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Can an Management Drs in CT write 90 RX?

BackDown67BBackDown67 Posts: 2
edited 01/31/2014 - 4:58 AM in Chronic Pain
I am forced to visit my PM doctor every 4 weeks which costs me $50 just to walk in the door to get 2 pieces of paper for RX. I have heard that many people get 90 day RX. Is this possible in CT (which not surprisingly would make my Dr. EDIT It would save me $400 a year on just co-pays so I might be able to pursue alternate therapies or be ABLE to pay my regular bills without constantly being panic stricken every month. I get $1000 a month in disability. Barely enough to get by and expect to eat.... I calculated what he makes off me via insurance and co-pay every 4 weeks and it is EQUAL to what I get a year to live my entire life on.
According to what I read in a DEA report, 90 day RX's CAN be written, thus reducing the number of visits and expense for me- but are there different regulations specific to CT?????

Post Edited for Inappropriate Language by Liz The Spine-Health Moderator Team



  • i see my pain doctor every two months and he writes scripts for two months, one for one month, and another for the second month. he will be out of the office for a while and he wrote me 3 scripts because he will be out of town for 3 months. i have to pay a minimum of 75 dollars every month and i give him an extra 50 to make up monies i owe him for injections and i have insurance to boot. that is the way it goes. are you on long or short term disability? oh buy the way, i had to pay 175 dollars this month because it is the beginning of the year and i have a 175 dollar co pay so i had to pay 175 plus the 75 to the office. when my wife got laid off for two years and did not work, i still had to pay all of this money. that is the way things are and the way things go with medicine.
    I have 4 fusions from L5-3, the latest last May '12 where they fixed my disc that broke.They went through my side this time. I take 40 mg of oxycontin 4x a day and 4 fenatyl lollipops 300 micro gms 4x a day.
  • dilaurodilauro ConnecticutPosts: 9,875
    the script and can justify it, there really isnt a limit to the number. If been using Oxycodone IR 5mg for about 8 years straight now. I have had some scripts written so that 60 pills cover a month, some for 120, and some for 180. It all depends on how the prescription is written.

    Take 1 tablet for pain every 6 hours would translate into 120 pills per month
    Take 1-2 tablets for pain every 8 hours would translate into 180 pills per month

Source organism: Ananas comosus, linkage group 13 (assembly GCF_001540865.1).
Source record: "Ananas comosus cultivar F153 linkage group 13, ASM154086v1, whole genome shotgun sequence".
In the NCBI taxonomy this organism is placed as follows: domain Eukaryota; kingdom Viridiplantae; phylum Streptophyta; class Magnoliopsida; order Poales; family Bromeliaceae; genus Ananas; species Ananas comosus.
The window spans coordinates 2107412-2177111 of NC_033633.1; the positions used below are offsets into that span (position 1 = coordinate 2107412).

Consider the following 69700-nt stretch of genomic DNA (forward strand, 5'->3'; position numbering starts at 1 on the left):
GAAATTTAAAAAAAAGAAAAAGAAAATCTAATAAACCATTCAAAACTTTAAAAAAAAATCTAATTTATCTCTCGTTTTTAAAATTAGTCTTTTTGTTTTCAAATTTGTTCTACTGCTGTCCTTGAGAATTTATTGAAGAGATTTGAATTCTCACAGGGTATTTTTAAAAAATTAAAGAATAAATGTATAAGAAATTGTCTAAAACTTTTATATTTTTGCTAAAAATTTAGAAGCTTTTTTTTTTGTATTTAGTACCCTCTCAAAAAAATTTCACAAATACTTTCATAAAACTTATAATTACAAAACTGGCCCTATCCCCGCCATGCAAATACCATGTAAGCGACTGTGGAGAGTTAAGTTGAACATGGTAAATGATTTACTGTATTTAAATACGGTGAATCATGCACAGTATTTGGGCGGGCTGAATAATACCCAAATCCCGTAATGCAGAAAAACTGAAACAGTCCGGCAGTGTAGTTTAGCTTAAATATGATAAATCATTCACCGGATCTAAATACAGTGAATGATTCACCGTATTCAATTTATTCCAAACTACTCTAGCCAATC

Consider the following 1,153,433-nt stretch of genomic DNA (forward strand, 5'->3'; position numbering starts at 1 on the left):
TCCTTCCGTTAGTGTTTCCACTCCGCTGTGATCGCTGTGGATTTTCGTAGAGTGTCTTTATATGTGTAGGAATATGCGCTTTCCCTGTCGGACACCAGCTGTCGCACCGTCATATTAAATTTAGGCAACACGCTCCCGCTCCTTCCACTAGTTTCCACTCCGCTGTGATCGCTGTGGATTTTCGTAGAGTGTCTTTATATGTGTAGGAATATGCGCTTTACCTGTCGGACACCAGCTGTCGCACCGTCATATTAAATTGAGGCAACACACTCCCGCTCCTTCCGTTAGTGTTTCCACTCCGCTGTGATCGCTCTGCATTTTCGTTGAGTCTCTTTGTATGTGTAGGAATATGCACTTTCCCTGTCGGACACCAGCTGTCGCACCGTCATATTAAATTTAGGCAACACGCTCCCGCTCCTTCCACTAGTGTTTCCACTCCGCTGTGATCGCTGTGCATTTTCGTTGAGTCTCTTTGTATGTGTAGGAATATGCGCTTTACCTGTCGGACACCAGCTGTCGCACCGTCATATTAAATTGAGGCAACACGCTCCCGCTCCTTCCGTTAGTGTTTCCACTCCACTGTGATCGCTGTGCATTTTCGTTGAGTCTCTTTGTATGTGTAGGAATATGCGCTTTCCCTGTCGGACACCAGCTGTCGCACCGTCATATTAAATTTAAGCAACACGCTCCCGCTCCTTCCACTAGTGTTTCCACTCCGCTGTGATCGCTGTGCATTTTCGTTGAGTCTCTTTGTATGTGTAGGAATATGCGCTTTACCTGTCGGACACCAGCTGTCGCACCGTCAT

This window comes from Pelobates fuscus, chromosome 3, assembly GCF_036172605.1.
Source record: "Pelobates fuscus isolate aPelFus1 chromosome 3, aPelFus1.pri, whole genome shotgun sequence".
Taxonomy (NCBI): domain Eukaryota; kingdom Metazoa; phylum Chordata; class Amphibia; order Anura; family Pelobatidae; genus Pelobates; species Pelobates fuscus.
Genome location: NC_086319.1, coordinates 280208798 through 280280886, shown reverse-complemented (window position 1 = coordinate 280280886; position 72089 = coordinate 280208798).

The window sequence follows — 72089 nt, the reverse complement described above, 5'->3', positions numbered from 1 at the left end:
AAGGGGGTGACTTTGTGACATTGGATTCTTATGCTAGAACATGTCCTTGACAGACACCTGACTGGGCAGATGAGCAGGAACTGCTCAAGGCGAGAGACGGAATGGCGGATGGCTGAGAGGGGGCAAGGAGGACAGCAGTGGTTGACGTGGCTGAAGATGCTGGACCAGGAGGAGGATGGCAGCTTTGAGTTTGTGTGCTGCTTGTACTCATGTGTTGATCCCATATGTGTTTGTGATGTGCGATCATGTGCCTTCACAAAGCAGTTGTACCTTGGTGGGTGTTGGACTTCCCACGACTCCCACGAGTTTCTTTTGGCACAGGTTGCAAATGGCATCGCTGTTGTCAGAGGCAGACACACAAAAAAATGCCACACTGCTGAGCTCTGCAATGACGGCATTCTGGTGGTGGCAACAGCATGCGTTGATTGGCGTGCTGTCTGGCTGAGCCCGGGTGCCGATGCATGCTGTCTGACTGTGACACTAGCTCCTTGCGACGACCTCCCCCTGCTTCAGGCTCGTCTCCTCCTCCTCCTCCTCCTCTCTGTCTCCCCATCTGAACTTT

Take 1-2 tablets for pain every 6 hours would translate into 240 pills per month

    I live in CT and never had a problem with any of this.
    Ron DiLauro Spine-Health System Administrator
    I am not a medical professional. I comment on personal experiences
    You can email me at: rdilauro@veritashealth.com
  • I believe what he is asking is if the doctor can write prescriptions for a 90 day supply at one visit or if there is some law which states that the patient must be seen every 30 days before a new prescription can be issued.
    If I am correct in what the OP is asking, it depends on the doctors practice, how long you have been a patient and if you are stable on your medications.
    Some states do have regulations in place that state that the patient must be seen every 30 days to recieve a new prescription, others do not, so you need to check your state http://www.cdc.gov/HomeandRecreationalSafety/Poisoning/laws/state/index.html

    However, there are many factors that go into determining how often a patient must be seen by the doctor when it comes to opiates and reissuing prescriptions, including if the patient is stable, not showing signs of worsening, how effective their treatment program is, any need to adjust dosages , and the comfort level of the physician in allowing more time between visits. Some doctors just are not comfortable and stick to seeing the patient every 30 days for many reasons and that is just their office policy.
    It is not simply about collecting copays, they make far more money by other treatment options than issuing prescriptions.
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